Projects, Plastics and Perseverance
Defining Marine Protected Areas through Technology and Sooty Terns
Moving full steam ahead into the second half of this year, one of our most notable achievements has been the start of The Sooty Tern Tracking Project. Thanks to funding secured from SeyCCAT; Bird Island, Dr Rachel Bristol and our man-woman team Prof Chris Feare and Christine Larose of Wildwings Bird Management have been able to partner up to work on the satellite tracking of juvenile Sooty Terns from Bird Island. Successful trials were carried out in June on the attachment method for fitting satellite tracking devices to juvenile Sooty Terns, paving the way for the actual project which commenced last month. For more information on the project click below. Learn More
Photo: Rachel Bristol
The Perils of Plastic
As of late you will have noticed a focus on plastics in our newsletters. With the ever growing global concern on the negative impact of plastics on our planet, we feel the need to also join in this conversation. As an island we are not excluded from this and as we work to keep our island clean, we also choose to enlighten others on the perils of plastic.
Over the years researcher Chris Feare has observed the occurrence of small plastic fragments in the Sooty Tern colony. He first noticed this in the 1990s but has noted an abundance of the fragments in recent years. This year Chris began investigating how the fragments get into the colony. He is carrying out a few trials and by the end of the year hopes to have discovered whether the fragments arrive continuously during the Sooty Tern's 3-4 month breeding season, or whether they come in during incubation or chick-rearing. He is also hoping to find out whether Sooty Terns could be finding the plastic fragments at the sea surface and bringing them ashore as food; but it is also possible that the prey of Sooty Terns (usually small fish and squid) ingest the plastic and the birds ingest them in turn. There is a lot to learn on this 'phenomenon' including of course whether the plastic is having any detrimental effect on the birds. This will require a more in-depth study which we hope can materialise in the near future.
Persistent Red-footed Boobies
As most visitors will know, we are accustomed to seeing a few Red-footed Boobies on Bird Island. Each year, around June-July, we'll find around 10 to 20 among the larger number of Great and Lesser Frigatebirds roosting in the evenings in the tall Casuarina trees at the Northern end of the island. In June and July of this year though, researchers Chris Feare and Christine Larose counted a bit more; up to 40 on some evenings. Most were young birds in various stages of plumage development, many all-brown juveniles but with varying degrees of lighter brown or white feathers in their plumage. The following month, as Chis and Christine were walking along the eastern side of the Sooty Tern colony, they noticed a flock of around 20 Red-footed Boobies arriving from the north-west, the direction from which many thousands of Sooty Terns were also arriving. As they watched, even more boobies arrived, both in further flocks of around 15-20 birds and in smaller groups of 1-5 birds. Seeing such a large number of boobies flying in was unusual to them. From their last update they've witnessed up to 500 Red-footed Boobies!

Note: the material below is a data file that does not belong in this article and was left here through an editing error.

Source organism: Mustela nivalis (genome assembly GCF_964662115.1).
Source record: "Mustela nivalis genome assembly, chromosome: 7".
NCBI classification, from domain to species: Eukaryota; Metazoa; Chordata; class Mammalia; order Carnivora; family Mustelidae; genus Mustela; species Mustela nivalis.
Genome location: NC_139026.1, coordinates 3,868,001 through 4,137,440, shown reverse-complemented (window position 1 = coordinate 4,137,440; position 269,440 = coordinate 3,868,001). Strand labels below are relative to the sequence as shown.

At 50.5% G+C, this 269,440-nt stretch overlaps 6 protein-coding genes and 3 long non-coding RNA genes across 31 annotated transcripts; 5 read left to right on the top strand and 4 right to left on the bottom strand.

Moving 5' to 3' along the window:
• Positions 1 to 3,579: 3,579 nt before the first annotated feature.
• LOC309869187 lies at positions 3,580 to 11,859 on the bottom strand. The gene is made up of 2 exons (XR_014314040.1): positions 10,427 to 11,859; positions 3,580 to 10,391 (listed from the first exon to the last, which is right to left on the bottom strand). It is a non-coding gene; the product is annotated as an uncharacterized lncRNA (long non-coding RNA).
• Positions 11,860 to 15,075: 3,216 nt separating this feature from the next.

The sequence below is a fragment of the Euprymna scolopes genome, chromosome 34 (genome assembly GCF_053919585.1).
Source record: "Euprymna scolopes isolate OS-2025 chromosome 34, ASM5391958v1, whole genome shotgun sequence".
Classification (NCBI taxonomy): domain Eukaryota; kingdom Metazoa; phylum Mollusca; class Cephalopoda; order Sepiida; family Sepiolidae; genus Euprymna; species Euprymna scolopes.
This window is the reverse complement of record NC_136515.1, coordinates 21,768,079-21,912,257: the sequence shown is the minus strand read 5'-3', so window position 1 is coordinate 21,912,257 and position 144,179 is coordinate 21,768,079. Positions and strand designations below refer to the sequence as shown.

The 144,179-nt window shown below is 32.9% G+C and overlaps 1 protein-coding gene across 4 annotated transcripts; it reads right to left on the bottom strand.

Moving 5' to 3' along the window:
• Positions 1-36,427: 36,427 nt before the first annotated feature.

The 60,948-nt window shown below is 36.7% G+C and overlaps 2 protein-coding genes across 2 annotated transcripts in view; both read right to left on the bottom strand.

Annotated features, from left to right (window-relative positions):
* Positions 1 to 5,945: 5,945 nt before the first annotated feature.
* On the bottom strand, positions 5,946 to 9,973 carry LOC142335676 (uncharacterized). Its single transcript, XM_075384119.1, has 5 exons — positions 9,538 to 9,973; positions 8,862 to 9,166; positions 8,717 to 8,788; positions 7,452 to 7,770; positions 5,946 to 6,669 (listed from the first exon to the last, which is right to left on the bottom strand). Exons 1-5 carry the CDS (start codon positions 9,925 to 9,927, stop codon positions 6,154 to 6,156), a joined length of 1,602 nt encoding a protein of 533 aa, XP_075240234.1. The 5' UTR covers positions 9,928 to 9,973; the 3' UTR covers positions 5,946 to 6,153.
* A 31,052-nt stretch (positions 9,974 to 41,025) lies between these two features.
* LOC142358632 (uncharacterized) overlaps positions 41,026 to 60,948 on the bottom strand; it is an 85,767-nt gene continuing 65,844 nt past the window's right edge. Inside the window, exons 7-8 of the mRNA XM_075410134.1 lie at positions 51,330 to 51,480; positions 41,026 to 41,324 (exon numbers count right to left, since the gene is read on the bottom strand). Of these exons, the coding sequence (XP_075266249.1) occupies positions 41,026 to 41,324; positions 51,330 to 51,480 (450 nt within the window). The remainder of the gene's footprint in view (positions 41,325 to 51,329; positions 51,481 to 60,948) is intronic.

Photo: Chris Feare
After some observation it was noticeable that few Frigatebirds could be found roosting on the same branches as the boobies and had begun roosting in Casuarina trees that were not formerly used. Whether this is a result of the large number of Red-footed Boobies occupying the Frigatebirds’ formerly preferred trees we cannot say.
What we do know is that since the 1970s the number of Red-footed Boobies that nest in the Seychelles has increased and that they have recently begun breeding on Marie Louise Island in the Amirantes. Perhaps the influx of young birds could lead to the establishment of a nesting colony on Bird Island. Time will tell.
Birds of the Month
+The Sooty Tern chicks are starting to fledge and we can see as many juveniles flying as we do adults.
+Some annual migrants have been spotted recently - Crab Plovers, Saunders' Terns, Ruddy Turnstones, Greenshanks and a Grey Plover still sporting its breeding plumage.
+Our Great Cormorant, which arrived on Bird Island in April 2018 and appears to have taken up permanent residence, continues to entertain. It seems to do most of its fishing in the shallow lagoon inside the coral reef on the east coast. Once repleted, it rests, preens and dries its wings on the bow of a small fishing boat anchored in the lagoon. In the evenings, it flies to the west coast where it arrives at its roosting tree with incredible regularity– at 1825, irrespective of cloud or sunshine (Chris Feare, Wild Bird Conservation blog).
Safari Magazine features Bird Island as one of the 'Top 100 Beautiful Beach Resorts in the World'
Issue: August 2019, No.190 |Cover: Colin Farrell
View Safari Online
Posted on Mon, December 16, 2019
by Melanie Felix filed under